Stipulation of interest and cross-conveyance of Oil, Gas and other minerals

My son received a letter from the oil company who holds his lease. It say the Drilling and Division order attorney has determined the intent in the conveyances was unclear and ambiguous.

Without trying to make things too complicated but provide enough so that someone can give some type of educated answer, his minerals were distributed in a final decree back in 1957 to 7 children, one of which was my son's grandmother. She then conveyed her interest to her four grandchildren of which he was one of.

The problem arises in the NE4 of one of the sections. In it 7/8th of the minerals were conveyed in 1957. (The other 1/8) goes to the person who purchased the land. However since the state owned around 80 acres, more or less, the original owner (his great-grandfather) had only 53.234375% of the minerals (85.175/160acres). As a result he could not convey an undivided 7/8 mineral interest, as appears in the final decree of distributiion. The transfers to the grantees in those documents must, therefore, be apportioned from the 85.175 mineral acres owned by the estate in the NE1/4.

Tha apparent intent of the estate was to divide the interests of the estate into 1/8 and 7/8 parcels, a division which would result in each 1/8 interst equaling 10.646875 acres. However the administrator's deed to the buyers of the land approximately a year and a half prior to the final decree of distribution, conveys a 1/8 interest in and to all of the minerals uner NE1/4, and not just the minerals owned by the estate. As a result, on its face, that deed conveys 20 mineral acres to the grantes.

Under this interpretation of the deed, the estate retained 65.175 mineral acrs for the distribution to the heirs and the deed which purports to convey an undivided 7/8 mineral interest in the NE 1/4 conveyed a 40.734375% mineral interest, or the 65.175 acres. Eahc of the heirs named in the final decree of distribution received the 9.310714 mineral acres, and not the 20 mineral acrres as provided for on the face of the final decree.

So.....if anyone can read through all this and understand it all..great. My son is supposed to sign the Stipulation and return to the company. Question: what else can he do? Their intrepation is possibly correct. To hire an attorney to review it would not be practical as far as the cost/benefit. However even though the number of acres is small, if eventually there was a monster well it could mean the difference of several thousand $'s.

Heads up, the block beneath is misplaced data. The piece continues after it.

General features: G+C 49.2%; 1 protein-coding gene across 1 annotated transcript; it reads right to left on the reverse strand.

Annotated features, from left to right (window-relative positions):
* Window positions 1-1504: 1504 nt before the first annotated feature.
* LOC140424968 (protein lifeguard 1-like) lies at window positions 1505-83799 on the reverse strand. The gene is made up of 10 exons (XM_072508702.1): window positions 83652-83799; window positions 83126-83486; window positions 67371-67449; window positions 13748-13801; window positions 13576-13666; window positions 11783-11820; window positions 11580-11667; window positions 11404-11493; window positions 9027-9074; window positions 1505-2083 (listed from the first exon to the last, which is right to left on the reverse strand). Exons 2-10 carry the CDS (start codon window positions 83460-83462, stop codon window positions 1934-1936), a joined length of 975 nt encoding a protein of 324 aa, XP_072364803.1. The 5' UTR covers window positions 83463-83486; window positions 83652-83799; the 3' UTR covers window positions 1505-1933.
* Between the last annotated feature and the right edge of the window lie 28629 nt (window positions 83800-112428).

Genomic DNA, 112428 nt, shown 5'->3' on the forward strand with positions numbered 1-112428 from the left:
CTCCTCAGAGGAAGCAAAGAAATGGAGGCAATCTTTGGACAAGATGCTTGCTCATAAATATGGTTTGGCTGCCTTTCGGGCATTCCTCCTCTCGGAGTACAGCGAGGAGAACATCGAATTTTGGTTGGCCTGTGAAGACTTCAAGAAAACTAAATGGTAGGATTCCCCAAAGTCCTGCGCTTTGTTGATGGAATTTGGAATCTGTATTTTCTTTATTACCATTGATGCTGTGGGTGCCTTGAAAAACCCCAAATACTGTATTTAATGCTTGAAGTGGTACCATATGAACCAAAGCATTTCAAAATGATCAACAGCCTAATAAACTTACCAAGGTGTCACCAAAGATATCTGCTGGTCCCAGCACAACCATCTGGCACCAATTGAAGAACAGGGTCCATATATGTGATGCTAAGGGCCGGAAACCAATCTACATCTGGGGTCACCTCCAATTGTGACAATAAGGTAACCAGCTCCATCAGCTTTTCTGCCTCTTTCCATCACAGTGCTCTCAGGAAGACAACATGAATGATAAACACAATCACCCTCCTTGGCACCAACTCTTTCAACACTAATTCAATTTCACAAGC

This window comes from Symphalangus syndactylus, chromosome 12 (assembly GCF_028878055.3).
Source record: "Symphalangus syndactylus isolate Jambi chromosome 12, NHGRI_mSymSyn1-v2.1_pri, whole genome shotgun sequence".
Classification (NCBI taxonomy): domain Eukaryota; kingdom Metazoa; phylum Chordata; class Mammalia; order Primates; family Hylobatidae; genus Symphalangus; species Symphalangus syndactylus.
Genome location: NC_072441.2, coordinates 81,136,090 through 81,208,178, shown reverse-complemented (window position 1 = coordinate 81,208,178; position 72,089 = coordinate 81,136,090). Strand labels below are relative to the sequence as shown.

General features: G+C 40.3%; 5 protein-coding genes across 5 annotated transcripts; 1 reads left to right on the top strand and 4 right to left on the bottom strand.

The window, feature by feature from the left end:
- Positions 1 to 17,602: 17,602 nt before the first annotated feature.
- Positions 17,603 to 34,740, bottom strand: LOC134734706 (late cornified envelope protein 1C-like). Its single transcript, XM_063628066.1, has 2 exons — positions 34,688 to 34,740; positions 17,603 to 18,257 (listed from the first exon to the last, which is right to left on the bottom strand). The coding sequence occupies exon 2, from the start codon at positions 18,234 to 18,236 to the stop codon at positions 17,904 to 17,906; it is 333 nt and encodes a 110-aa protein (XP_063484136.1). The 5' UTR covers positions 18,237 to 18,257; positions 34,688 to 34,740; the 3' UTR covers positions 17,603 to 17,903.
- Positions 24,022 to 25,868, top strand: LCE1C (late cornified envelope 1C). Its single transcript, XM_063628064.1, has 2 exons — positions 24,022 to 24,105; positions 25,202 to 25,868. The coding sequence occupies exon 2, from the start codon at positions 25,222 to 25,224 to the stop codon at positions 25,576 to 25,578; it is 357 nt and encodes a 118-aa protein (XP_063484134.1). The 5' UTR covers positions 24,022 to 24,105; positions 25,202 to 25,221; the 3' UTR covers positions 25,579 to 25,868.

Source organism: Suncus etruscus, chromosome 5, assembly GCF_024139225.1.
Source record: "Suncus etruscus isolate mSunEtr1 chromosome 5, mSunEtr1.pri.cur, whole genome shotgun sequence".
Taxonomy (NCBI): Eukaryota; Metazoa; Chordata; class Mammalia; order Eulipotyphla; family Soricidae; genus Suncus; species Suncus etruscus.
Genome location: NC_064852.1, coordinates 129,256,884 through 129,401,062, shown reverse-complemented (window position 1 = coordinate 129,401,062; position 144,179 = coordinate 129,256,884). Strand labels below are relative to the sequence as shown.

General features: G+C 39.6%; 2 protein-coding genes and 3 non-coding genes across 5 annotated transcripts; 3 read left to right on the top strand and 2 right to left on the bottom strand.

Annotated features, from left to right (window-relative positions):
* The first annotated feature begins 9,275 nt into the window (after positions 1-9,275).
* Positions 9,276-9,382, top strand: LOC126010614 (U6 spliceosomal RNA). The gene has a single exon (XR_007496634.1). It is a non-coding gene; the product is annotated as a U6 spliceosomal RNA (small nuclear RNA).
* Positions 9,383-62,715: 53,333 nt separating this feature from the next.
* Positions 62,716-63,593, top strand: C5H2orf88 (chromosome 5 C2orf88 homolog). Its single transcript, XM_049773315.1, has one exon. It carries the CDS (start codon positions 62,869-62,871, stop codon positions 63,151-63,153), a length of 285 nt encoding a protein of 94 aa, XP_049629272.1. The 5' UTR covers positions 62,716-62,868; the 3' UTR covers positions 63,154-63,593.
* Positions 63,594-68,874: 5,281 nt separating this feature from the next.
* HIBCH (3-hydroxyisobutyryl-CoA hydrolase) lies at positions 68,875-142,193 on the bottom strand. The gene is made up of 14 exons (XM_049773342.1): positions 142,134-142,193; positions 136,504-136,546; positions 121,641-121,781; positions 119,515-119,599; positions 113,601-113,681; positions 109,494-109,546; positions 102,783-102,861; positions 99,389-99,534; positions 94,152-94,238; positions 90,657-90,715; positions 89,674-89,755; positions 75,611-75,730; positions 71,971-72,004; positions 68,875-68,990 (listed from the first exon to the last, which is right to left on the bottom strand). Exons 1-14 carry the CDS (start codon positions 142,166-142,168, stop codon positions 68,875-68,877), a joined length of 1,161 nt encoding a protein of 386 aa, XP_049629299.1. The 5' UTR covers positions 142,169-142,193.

Thanks for any ideas.


Dear Mr. Peterson,

A stipulation and cross conveyance is a title curative matter, as you have seen. Without such a document being signed, the oil company will hold the disputed funds for a certain period of time, then in all liklihood, when the dollars are big enough, file suit as an interpleader to let the court decide how the property is to be divided.

What Buddy said! Also if you follow the money, there isn’t anything in it for the lessee/operator. I think it’s likely the facts are just as they stated in this matter. I’d sign it if the math came out right. Good luck Mr. Peterson, whatever you decide.

Thanks Buddy and R W. I agree with what you both have said.

But just to throw in another twist. He top leased his minerals to another company back in May. Their lease became effective on June 1. The letter and stipulation was received from the company holding the bottom lease. By signing the stipulation he would be signing a document from a company who no longer holds the lease. I am really in the fog on this. How should he proceed? Call the company who now holds his lease, or maybe call them?

Mr. Peterson, I would want to clear things up now, before there is a well. I’m sure you would rather be paid promptly. I think the operator will hold the royalty money because it is the easiest and safest thing to do. The operator can also use the cash until they have to pay you. It’s not like you get your own seperate account, it’s a line in a ledger and it won’t be gathering interest for you. Getting paid can be tough as a mineral owner, it’s good to clean up your title as you find problems. I think the previous lessee did you a favor whether they knew it or not.

Mr. Peterson,

I am going to make a wild guess that the oil company is on top of their business and have perpetuated the lands past the expiration date, hence the request for a stipulation of interest.

Has the holder of the top lease paid all the monies due? Most pay a portion of the bonus during the term of the bottom lease and the balance when and if it vests.

The solution to your question is straightforward. Call the bottom lessee and ask if they have perpetuated their lease by operations, or ask if they have acquired the interest of the top lessee. If neither is the case, ask for a release of the bottom lease.